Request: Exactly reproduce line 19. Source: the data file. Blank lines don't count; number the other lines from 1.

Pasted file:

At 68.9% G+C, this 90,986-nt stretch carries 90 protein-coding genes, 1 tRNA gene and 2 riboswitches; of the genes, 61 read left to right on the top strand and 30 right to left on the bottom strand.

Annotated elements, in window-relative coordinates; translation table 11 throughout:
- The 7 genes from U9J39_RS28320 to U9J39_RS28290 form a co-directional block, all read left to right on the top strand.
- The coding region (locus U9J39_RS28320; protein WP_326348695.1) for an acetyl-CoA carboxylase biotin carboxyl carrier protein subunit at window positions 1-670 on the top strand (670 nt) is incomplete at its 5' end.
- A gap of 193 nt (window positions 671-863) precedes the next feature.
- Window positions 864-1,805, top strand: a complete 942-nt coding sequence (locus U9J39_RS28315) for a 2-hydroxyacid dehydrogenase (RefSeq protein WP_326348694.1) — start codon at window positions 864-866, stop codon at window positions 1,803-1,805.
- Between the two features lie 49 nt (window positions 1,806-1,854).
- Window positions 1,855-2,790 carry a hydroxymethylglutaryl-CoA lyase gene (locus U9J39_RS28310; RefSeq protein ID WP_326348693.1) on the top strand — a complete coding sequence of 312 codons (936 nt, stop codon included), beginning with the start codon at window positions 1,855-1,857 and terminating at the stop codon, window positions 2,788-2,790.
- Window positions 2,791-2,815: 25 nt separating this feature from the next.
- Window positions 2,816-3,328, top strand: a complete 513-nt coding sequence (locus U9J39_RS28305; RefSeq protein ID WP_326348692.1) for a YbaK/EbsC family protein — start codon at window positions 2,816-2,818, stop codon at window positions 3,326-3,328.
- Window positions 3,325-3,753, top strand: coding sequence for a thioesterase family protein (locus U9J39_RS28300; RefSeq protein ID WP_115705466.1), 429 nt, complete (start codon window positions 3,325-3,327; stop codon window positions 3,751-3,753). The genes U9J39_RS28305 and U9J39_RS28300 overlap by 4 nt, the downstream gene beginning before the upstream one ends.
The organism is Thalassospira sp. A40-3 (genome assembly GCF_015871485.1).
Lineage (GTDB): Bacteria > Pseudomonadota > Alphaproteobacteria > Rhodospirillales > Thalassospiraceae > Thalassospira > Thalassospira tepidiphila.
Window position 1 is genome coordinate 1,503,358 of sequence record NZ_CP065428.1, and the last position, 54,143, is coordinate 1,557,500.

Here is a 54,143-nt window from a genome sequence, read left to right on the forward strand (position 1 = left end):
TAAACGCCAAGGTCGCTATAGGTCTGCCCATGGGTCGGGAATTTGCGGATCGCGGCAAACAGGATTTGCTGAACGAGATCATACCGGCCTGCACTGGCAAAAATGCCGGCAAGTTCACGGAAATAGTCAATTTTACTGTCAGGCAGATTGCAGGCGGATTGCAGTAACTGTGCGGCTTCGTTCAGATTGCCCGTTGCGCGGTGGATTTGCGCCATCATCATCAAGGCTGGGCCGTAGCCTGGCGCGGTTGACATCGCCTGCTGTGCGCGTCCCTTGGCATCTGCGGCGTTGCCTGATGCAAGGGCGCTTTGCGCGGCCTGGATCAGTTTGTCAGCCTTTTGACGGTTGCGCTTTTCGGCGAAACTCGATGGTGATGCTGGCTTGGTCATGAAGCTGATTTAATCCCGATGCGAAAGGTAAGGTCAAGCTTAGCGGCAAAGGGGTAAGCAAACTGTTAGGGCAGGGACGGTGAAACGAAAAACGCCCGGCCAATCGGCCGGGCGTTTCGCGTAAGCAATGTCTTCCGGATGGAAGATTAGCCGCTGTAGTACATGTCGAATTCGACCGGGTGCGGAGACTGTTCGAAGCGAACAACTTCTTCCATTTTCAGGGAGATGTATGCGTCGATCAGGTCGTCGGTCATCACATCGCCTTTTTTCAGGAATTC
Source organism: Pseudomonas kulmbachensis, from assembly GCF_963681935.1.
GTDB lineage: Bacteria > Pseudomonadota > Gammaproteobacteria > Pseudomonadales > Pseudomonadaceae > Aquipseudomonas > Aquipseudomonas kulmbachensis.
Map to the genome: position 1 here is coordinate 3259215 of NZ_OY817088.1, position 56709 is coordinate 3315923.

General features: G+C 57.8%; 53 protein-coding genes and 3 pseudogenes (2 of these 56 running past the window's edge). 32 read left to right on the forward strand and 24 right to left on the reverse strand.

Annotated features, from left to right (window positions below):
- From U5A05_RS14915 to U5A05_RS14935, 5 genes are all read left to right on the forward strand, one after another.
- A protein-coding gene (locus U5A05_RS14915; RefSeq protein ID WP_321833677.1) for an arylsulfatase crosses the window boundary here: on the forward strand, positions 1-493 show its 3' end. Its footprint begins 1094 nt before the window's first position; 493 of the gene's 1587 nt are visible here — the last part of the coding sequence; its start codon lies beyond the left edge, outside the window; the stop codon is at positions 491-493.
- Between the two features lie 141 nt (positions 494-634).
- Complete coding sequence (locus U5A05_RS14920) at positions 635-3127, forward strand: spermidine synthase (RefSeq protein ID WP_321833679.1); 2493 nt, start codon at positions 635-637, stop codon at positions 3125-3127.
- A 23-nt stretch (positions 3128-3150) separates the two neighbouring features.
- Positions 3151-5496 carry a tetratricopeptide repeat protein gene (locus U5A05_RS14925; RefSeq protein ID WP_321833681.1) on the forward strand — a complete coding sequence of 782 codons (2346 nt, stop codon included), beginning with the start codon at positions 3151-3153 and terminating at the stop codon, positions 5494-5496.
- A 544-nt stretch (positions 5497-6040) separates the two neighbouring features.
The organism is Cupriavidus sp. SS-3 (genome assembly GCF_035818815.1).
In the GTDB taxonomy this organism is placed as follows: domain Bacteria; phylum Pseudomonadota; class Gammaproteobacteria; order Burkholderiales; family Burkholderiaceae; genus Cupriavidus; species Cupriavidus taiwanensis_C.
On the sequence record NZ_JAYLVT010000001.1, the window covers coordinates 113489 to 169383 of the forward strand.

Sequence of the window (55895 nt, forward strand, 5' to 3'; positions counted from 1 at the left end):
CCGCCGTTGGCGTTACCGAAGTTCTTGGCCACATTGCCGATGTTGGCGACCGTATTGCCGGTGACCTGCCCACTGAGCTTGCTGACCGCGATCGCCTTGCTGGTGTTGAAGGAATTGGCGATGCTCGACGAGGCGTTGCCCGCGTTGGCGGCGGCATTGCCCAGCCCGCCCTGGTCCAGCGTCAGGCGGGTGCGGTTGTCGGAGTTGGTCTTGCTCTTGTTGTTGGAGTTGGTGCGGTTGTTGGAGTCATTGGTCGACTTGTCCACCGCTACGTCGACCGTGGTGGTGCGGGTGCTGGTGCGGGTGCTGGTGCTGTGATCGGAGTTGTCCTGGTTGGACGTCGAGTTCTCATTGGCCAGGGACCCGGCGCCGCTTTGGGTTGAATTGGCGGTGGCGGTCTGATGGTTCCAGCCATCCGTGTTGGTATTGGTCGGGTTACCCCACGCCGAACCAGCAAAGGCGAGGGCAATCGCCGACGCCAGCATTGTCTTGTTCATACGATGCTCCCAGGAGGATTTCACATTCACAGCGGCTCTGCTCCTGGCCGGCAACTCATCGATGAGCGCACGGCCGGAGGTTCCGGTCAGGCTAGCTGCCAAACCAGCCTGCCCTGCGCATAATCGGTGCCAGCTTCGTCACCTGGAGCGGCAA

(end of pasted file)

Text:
Map to the genome: position 1 here is coordinate 3259215 of NZ_OY817088.1, position 56709 is coordinate 3315923.